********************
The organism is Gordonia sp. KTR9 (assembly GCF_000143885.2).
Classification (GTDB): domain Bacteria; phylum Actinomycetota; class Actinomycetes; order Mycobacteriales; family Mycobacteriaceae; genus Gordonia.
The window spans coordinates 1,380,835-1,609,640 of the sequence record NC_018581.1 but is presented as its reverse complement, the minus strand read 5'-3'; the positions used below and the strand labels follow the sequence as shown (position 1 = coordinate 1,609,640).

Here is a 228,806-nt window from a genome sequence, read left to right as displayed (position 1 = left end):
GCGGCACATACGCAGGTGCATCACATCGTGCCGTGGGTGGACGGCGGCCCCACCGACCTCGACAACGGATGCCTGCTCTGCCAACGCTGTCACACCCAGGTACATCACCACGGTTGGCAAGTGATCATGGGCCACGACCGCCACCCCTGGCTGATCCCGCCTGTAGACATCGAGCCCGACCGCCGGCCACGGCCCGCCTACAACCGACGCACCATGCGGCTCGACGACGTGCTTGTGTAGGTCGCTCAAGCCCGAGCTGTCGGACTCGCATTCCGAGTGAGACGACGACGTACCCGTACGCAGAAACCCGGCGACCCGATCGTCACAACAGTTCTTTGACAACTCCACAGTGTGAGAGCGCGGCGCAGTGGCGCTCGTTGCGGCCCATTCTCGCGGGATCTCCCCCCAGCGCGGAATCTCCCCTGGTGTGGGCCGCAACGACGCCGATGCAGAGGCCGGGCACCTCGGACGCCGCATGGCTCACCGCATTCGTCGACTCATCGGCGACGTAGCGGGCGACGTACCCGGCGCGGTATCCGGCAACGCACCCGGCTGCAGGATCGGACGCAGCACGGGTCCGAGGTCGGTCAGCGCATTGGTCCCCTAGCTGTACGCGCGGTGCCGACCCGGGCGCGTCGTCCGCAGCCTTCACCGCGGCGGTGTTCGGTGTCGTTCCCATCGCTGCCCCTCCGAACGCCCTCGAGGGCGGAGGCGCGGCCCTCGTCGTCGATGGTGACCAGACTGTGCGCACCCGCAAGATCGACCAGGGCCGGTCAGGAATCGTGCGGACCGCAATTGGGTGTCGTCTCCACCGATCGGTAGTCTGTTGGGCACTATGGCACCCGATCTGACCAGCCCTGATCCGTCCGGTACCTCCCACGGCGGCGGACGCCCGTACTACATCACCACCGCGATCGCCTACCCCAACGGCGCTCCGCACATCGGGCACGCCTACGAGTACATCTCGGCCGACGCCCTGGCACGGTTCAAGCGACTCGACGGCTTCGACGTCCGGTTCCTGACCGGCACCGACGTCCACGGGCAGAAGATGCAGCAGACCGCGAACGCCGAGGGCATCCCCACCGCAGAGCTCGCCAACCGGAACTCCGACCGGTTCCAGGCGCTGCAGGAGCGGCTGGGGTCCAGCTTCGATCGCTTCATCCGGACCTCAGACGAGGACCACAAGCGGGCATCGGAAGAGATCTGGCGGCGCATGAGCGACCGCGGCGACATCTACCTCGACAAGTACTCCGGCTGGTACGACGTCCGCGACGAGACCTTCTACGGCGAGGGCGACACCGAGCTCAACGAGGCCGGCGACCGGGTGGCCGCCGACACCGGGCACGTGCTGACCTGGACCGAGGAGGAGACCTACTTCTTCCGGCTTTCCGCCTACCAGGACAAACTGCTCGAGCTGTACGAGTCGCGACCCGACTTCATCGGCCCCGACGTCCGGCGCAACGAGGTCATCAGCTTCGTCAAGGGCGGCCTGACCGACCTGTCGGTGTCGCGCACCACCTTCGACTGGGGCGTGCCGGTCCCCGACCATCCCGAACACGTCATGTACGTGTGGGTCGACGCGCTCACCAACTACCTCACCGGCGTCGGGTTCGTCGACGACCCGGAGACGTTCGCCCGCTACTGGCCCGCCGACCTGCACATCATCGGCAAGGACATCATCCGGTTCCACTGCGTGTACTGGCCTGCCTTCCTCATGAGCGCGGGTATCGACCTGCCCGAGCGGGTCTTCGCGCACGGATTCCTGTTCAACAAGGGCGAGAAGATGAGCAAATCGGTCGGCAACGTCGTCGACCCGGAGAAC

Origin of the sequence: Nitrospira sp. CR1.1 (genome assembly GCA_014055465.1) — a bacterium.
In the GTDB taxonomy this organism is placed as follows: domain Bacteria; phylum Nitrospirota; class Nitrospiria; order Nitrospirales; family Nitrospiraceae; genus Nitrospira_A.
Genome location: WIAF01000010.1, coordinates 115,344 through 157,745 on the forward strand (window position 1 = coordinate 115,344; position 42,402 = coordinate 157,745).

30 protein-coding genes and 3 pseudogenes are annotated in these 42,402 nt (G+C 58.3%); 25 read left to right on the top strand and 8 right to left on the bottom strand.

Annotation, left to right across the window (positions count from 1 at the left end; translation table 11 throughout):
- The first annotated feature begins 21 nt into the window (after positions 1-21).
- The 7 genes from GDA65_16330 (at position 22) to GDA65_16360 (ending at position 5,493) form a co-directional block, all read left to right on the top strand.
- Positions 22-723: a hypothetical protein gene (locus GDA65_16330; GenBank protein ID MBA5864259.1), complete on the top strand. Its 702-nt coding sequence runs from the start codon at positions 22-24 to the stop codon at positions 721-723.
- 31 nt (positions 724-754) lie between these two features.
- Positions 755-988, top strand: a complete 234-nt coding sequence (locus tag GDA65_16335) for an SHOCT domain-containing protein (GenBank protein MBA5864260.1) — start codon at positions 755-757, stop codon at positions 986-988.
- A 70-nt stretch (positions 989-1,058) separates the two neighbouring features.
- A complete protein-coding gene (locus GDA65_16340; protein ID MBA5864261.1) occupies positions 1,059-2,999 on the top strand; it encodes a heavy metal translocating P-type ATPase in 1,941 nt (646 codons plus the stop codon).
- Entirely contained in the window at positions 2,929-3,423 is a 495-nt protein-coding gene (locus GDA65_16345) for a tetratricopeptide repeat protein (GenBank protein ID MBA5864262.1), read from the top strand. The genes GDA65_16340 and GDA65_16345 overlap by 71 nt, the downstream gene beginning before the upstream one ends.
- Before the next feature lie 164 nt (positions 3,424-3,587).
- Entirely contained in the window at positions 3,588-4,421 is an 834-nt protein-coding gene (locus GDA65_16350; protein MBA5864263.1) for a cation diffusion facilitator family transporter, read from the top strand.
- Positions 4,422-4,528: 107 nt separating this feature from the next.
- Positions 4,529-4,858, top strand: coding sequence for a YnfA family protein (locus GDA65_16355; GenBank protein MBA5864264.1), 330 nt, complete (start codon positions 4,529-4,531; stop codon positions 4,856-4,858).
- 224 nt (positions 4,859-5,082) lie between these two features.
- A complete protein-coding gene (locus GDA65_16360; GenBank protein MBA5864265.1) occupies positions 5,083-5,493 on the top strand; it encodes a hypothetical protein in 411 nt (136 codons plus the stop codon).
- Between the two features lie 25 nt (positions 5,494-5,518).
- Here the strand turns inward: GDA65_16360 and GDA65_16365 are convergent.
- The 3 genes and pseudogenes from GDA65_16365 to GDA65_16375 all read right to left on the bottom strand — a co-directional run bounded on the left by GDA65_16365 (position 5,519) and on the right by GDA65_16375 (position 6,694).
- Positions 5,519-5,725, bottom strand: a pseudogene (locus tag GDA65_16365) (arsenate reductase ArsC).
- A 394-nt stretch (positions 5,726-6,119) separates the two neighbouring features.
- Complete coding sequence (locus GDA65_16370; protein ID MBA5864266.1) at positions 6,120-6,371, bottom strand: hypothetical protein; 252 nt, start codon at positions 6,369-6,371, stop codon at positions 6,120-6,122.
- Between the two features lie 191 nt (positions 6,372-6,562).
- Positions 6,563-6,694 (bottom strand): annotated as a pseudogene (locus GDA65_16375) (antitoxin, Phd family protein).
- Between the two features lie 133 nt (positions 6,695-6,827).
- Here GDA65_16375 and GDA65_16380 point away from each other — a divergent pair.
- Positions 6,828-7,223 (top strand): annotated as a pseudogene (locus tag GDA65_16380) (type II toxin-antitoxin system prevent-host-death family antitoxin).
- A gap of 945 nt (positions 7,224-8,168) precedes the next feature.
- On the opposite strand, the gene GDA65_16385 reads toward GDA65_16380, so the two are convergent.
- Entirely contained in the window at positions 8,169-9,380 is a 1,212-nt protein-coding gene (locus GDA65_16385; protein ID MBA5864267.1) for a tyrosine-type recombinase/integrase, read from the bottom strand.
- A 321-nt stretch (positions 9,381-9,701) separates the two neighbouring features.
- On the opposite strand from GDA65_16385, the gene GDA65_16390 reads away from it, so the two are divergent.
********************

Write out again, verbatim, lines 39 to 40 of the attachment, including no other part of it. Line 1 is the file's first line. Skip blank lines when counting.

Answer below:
- A 321-nt stretch (positions 9,381-9,701) separates the two neighbouring features.
- On the opposite strand from GDA65_16385, the gene GDA65_16390 reads away from it, so the two are divergent.